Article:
Garbage by t4Ri061



Peter Berck 2000
• Garbage isn’t free to dispose of properly,
  but the opportunity to illegally dispose of it,
  and the public health problems with non-
  proper disposal, make it difficult to charge
  for this service.
  – Garbage charges
  – Deposit refund systems
  – Laws
• r good disposed clean   • d is refundable
  and for refund            deposit
• c good disposed         • hr hc hx the time costs
  clean                     of disposing of the
• x good disposed dirty     good in the various
• w wage                    modes
• T time                  • P is price of good
• L leisure
            Budget constraint
• Tw = Lw + (P+d+w hc) c + (P+w hr) r +
  (P+d + whx) x
• U(L,c+r+x, c+r)
    – reflects total consumption of good
    – taste for clear disposal.
    More garbage comments
• Tw = Lw + (P+d+w hc) c + (P + whx) x
• If we charge for garbage properly
  disposed of at price d (recall that the
  underlying good costs P), then dirty is
  favored over clean.
• Two effects: less garbage produced and
  more illegal disposal
          General Comment
• Tw = Lw + Px or (T-L)w = Px
• an advalorem tax of d on x: (T-L)w = dPx
• gives the same result as (T-L)w/d = Px
  – income tax is a tax on all goods, here there is
    only one good, so it is a tax on it.
  – income taxation already discourages
    consumption of environmental bads, so
    pigouvian taxes have less work to do.
 Garbage Reduction Thoughts
• Value of Garbage reduction
  – WTP as in Hutla
  – Shadow price of dumping
    • Much higher than price because public entities set
    • Don’t include cost of making next dump.
    • However, many small dumps closed and many
      towns moved to commercial dumps
    • California 140/ton is way above numbers in
      Fullerton—may be because of transport costs—
      new dumps further away
• Many deposit return situations
  – Beverage containers (talk about later)
     • Recycle for bottles (Denmark)
     • Recycle for cullet (Ca.)
  – Car batteries
• Laws
  – No dumping of motor oil
  – Charge fee to dispose of properly
  – More stringent for Toxics (CERCLA) with manifests
    and permitting
  – NYC really does fine for non-seperation
• Separate garbage from salvage
  – Clean and dirty MURFs
  – Scavengers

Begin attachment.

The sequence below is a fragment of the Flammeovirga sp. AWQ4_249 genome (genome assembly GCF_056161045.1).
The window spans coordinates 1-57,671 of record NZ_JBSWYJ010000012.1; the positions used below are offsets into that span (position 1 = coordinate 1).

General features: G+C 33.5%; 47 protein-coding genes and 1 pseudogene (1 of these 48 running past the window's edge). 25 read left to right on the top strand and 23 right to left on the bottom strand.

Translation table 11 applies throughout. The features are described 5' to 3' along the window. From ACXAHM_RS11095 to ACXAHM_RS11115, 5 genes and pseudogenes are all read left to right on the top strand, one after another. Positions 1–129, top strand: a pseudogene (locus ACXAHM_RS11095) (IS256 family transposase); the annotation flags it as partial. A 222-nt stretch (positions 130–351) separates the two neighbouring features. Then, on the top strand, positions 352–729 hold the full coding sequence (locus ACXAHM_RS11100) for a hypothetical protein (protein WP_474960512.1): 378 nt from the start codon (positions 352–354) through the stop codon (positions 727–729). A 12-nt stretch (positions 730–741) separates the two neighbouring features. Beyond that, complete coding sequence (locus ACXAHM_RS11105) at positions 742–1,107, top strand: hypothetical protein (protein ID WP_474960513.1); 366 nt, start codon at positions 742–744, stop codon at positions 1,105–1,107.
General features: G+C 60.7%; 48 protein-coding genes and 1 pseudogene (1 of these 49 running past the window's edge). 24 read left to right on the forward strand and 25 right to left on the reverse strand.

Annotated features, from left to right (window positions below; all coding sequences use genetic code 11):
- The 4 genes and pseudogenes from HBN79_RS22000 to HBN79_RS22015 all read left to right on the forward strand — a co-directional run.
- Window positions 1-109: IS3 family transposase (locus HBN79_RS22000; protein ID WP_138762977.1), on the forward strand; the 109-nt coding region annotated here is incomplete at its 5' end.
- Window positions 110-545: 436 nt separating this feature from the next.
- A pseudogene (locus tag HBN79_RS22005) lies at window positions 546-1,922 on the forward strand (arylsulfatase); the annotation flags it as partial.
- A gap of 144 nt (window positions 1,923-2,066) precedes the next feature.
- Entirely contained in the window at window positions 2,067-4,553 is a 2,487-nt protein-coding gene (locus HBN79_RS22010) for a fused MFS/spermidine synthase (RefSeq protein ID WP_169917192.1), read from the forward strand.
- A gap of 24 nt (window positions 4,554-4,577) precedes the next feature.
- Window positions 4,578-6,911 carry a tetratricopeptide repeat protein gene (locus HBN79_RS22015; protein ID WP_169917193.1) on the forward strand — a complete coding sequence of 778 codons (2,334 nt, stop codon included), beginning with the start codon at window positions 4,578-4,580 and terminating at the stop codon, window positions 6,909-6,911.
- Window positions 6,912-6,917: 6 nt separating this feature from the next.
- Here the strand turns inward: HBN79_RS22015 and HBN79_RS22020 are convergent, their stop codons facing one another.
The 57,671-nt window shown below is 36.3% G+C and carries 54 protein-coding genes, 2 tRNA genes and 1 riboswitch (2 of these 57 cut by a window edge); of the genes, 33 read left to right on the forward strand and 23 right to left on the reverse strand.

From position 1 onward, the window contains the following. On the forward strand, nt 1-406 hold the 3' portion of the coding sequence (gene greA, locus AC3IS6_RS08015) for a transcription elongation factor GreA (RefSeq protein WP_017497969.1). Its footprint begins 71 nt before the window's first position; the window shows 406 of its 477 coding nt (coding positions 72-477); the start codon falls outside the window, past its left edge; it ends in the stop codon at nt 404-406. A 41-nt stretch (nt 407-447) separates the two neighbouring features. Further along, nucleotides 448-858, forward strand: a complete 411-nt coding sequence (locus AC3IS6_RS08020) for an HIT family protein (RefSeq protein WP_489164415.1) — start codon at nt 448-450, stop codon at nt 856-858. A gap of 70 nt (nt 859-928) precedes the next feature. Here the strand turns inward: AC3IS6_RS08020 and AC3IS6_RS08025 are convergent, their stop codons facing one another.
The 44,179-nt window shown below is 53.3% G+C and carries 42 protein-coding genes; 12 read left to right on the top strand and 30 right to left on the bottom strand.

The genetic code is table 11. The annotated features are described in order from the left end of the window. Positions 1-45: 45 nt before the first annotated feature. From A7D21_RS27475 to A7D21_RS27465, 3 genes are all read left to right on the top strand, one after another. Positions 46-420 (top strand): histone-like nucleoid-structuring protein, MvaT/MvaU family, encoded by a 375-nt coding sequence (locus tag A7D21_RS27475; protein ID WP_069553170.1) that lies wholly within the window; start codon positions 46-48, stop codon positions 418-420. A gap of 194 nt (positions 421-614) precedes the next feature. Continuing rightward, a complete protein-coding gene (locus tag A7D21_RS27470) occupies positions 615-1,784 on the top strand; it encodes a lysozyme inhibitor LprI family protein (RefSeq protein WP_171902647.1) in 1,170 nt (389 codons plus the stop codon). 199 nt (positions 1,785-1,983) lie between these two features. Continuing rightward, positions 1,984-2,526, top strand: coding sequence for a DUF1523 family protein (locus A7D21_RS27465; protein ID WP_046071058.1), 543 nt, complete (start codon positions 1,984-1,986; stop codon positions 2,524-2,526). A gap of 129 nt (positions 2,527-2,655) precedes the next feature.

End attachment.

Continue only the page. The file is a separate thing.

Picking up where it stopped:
End Product is bales
          Economics of Reuse
•   Price for cullet at furnace
•   Less cost of transport
•   Less MURF cost
•   Has to be greater than dump fee
•   For glass to be remelted into new bottles
     Glass doesn’t pay its way
• Four ways to make it go back
  – Make manufacturer pay (Germany and in theory in
    Ca.) Would be first best, polluter pays principle.
  – Use unredeemed part of deposit fund
     • Doesn’t discourage use by recyclers sufficiently
     • Done in CA.
  – Use tax revenue
  – Have recycled content laws
     •   Done in many states
     •   Could bring in waste paper from other places
     •   Could drive production out of state
     •   Will shift demand for cullet/crushed cans out.
           Other incentives
• Garbage reduction mandate
  – Cities pay fine if they don’t reduce their
  – Cities choose to fund curbside rather than pay
    • Big target is yard waste to compost
    • Glass, because mandate is by ton.
    • Aluminum is valuable and doesn’t end up in this
    • Plastic is problematic
• Many resins
• PET has the biggest share
• PET bottles weigh very different amounts
• Light weight bottles best made with pure resin,
• Plastic lumber, fleece are uses
• More and more things are packaged in plastic
  rather than glass
• Infant industry. Wait and see.
            Plastic v. Glass
• Not at all obvious whether a ½ lb glass
  container causes more environmental
  damage than a 1/17 lb PET container.
  Even after recycling.
• Definitely a hot Berkeley issue—Ecology
  center calls the reuse of plastic as lumber,
• Deposit-Refund
  – Equivalence of refund to other taxes
  – Tax on virgin material encourages recycling
    • Offshore processing and manufacturing evade tax
      and move jobs out
     From Fullerton’s Review